has approved the award of the Purple Heart and its civilian
counterpart to the victims of Army psychiatrist Nidal Hasan in the 2009
shooting rampage at Fort Hood, Texas.
Thirteen people were killed and more than 30 wounded in the
shootings that had been treated as an incident of "workplace violence"
rather than a terrorist act.
Hasan, who was convicted in 2013
of 13 counts of murder and 32 counts of attempted murder, has admitted
to being influenced by the late Anwar Awlaki, chief propagandist for
the al Qaeda in the Arabian Peninsula terrorist group. A major at the
time of the shooting, Hasan was stripped of his rank and dismissed from
the Army after his conviction.
The Army had denied the Purple Heart awards and the benefits that go
with them, but Congress passed an amendment included in the National
Defense Authorization Act last year clearing the way for the award of
the Purple Heart to soldiers killed and wounded by Hasan and the
Defense of Freedom Medal to the civilians.
The amendment changed the rule to allow for an event to be deemed an
attack by a "foreign terrorist organization" if the perpetrator "was
in communication with the foreign terrorist organization before the
attack" and "the attack was inspired or motivated by the foreign
DoD's IT budget numbers remain elusive, requests $5.5 billion for DoD cyber capabilities
The Defense Department requests $5.5 billion for "cyber capabilities
enhancements" in fiscal 2016, according to a 29-page budget brief
outlining the DoD's budget proposal. That's more than one-third of the
$14 billion for cybersecurity governmentwide in the president's fiscal
2016 budget request.
What's included in cyber capabilites enhancements is unclear.
The only dollar amount linked to cyber in the DoD budget provided by
the White House is a request for $8 million for "cyberspace" in the
Pentagon Reservation Maintenance Revolving Fund.
The National Nuclear Security Administration, which through its labs
takes assignments from the DoD and other agencies in arrangements
called "work for others," requests $160 million for "information
technology and cybersecurity" in fiscal 2016 – less than the fiscal 2015
level of $180 million.
Gathering detailed information on the DoD's IT spending is difficult
because the budget provides very little transparency into classified
spending or spending on IT that is embedded in weapons systems or
satellites. The budget also fails to carve out specific funds for U.S.
Doctors and researchers seeking a cure for mesothelioma will soon be
able to tap into millions of dollars set aside by the U.S. Department of
Defense for cancer research.
The Office of Congressionally Directed Medical Research Programs (CDMRP) invested $50 million in the Peer Reviewed Cancer Research Program (PRCRP) for 2015 — an amount that doubles the money awarded to the program last year.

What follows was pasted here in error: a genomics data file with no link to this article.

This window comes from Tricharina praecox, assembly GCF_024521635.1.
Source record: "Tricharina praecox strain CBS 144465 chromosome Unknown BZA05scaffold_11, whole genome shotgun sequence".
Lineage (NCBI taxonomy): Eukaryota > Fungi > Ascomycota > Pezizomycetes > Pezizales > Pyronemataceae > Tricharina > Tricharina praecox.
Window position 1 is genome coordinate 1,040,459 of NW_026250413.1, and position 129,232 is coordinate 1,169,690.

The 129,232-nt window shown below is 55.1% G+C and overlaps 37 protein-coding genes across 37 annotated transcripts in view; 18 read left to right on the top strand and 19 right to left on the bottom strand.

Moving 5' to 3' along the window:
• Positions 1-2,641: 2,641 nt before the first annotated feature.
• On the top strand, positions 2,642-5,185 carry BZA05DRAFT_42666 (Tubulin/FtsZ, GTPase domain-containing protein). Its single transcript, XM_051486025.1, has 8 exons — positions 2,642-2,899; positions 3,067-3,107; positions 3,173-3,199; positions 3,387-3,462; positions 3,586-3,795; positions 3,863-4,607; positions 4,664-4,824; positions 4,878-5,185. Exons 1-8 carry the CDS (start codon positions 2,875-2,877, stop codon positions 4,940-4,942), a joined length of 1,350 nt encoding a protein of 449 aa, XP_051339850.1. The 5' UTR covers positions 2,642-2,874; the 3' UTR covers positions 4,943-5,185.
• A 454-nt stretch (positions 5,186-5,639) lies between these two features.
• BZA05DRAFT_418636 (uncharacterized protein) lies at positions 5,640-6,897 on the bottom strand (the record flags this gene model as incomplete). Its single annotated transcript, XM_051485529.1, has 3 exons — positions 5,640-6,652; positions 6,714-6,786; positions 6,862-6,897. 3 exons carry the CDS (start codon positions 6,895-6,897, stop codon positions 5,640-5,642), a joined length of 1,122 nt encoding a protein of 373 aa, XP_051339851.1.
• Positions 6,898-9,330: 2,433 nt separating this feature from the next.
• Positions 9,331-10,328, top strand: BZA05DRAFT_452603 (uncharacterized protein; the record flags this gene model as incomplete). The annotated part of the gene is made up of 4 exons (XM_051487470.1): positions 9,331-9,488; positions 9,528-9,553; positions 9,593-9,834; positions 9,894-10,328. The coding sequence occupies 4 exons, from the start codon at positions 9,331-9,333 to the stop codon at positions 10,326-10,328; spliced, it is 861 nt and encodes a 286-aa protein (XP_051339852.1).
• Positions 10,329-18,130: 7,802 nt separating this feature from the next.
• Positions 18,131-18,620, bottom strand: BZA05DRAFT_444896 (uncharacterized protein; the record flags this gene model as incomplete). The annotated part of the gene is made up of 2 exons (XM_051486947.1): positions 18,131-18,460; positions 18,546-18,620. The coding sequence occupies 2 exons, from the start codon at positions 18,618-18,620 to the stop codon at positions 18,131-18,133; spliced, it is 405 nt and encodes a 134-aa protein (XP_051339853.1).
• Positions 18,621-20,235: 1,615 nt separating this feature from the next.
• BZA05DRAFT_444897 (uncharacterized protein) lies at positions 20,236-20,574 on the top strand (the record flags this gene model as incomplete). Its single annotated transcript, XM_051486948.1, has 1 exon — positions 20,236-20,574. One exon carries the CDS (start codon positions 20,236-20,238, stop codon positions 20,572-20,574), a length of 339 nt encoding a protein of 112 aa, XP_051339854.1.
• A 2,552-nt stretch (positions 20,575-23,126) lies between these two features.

With the additional funding, asbestos-related cancer researchers can extend current studies and launch new ones to improve traditional treatments, introduce emerging therapies or test new cancer drugs. Funding in 2014 was $25 million.
Researchers hold out hope that their military-focused programs will develop the medical advancements that extend life expectancy or develop a cure
for U.S. service members and families affected by mesothelioma. Former
service members are a prime demographic for development of the rare and
In President Barack Obama's 2016 federal budget,
Defense Department priorities include a number of tech-focused
initiatives that officials hope will start to mold the military of the
DoD's $585 billion budget request
looks to undo the damage of sequestration by modernizing the military
and many of its aging systems, as well as by training and equipping a
smaller, more agile force. The budget includes billions in science,
technology, research and development spending, and outlines investments
for improving acquisition and driving innovation.
finishes the job of reversing mindless austerity budgeting and makes
needed investments in key priorities, even while setting the nation on a
fiscally responsible course," the budget documents state. "The proposed
increases in the discretionary budget caps make room for a range of
domestic and security investments that will help move the nation
WEST POINT, N.Y. (AP) - Sen. Charles Schumer says he'll fight to make
sure $70 million in funding for a new wastewater treatment plant at
West Point stays in President Barack Obama's proposed federal budget.
The Times Herald-Record of Middletown reports (http://bit.ly/18NlLvD
) the New York Democrat announced this week that the proposed funding
was included in the spending plan that Congress will consider.
The money would be used to replace the U.S. Military Academy's aging sewage plant, built in 1956 and upgraded 16 years later.
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